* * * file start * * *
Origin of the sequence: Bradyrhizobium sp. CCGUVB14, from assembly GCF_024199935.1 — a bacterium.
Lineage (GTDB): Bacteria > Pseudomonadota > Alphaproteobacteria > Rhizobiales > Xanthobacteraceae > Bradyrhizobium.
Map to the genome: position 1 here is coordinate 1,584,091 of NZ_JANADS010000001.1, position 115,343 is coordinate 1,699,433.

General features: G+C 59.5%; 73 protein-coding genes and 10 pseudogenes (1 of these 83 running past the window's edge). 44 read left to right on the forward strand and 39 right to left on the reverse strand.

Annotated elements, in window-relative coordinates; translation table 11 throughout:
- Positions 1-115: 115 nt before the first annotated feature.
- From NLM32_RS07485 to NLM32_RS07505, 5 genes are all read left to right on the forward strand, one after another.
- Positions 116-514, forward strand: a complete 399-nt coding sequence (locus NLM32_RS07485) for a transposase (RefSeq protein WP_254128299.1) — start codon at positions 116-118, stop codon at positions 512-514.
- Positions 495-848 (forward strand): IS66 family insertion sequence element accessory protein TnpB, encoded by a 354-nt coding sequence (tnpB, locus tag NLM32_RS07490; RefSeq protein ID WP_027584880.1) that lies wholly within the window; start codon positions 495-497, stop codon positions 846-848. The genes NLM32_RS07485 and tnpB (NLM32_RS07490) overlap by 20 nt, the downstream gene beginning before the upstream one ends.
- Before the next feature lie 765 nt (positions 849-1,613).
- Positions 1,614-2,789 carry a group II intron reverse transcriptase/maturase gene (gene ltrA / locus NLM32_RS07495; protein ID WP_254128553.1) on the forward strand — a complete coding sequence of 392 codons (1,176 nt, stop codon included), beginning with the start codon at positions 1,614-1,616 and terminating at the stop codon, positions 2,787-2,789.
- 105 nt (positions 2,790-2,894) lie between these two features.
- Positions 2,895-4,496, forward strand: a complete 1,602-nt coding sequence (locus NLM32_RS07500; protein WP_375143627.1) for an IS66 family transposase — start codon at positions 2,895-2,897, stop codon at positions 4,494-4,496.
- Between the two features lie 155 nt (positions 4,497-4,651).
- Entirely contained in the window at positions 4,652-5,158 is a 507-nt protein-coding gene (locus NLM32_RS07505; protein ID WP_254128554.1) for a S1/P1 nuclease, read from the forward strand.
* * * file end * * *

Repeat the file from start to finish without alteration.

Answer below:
Origin of the sequence: Bradyrhizobium sp. CCGUVB14, from assembly GCF_024199935.1 — a bacterium.
Lineage (GTDB): Bacteria > Pseudomonadota > Alphaproteobacteria > Rhizobiales > Xanthobacteraceae > Bradyrhizobium.
Map to the genome: position 1 here is coordinate 1,584,091 of NZ_JANADS010000001.1, position 115,343 is coordinate 1,699,433.

General features: G+C 59.5%; 73 protein-coding genes and 10 pseudogenes (1 of these 83 running past the window's edge). 44 read left to right on the forward strand and 39 right to left on the reverse strand.

Annotated elements, in window-relative coordinates; translation table 11 throughout:
- Positions 1-115: 115 nt before the first annotated feature.
- From NLM32_RS07485 to NLM32_RS07505, 5 genes are all read left to right on the forward strand, one after another.
- Positions 116-514, forward strand: a complete 399-nt coding sequence (locus NLM32_RS07485) for a transposase (RefSeq protein WP_254128299.1) — start codon at positions 116-118, stop codon at positions 512-514.
- Positions 495-848 (forward strand): IS66 family insertion sequence element accessory protein TnpB, encoded by a 354-nt coding sequence (tnpB, locus tag NLM32_RS07490; RefSeq protein ID WP_027584880.1) that lies wholly within the window; start codon positions 495-497, stop codon positions 846-848. The genes NLM32_RS07485 and tnpB (NLM32_RS07490) overlap by 20 nt, the downstream gene beginning before the upstream one ends.
- Before the next feature lie 765 nt (positions 849-1,613).
- Positions 1,614-2,789 carry a group II intron reverse transcriptase/maturase gene (gene ltrA / locus NLM32_RS07495; protein ID WP_254128553.1) on the forward strand — a complete coding sequence of 392 codons (1,176 nt, stop codon included), beginning with the start codon at positions 1,614-1,616 and terminating at the stop codon, positions 2,787-2,789.
- 105 nt (positions 2,790-2,894) lie between these two features.
- Positions 2,895-4,496, forward strand: a complete 1,602-nt coding sequence (locus NLM32_RS07500; protein WP_375143627.1) for an IS66 family transposase — start codon at positions 2,895-2,897, stop codon at positions 4,494-4,496.
- Between the two features lie 155 nt (positions 4,497-4,651).
- Entirely contained in the window at positions 4,652-5,158 is a 507-nt protein-coding gene (locus NLM32_RS07505; protein ID WP_254128554.1) for a S1/P1 nuclease, read from the forward strand.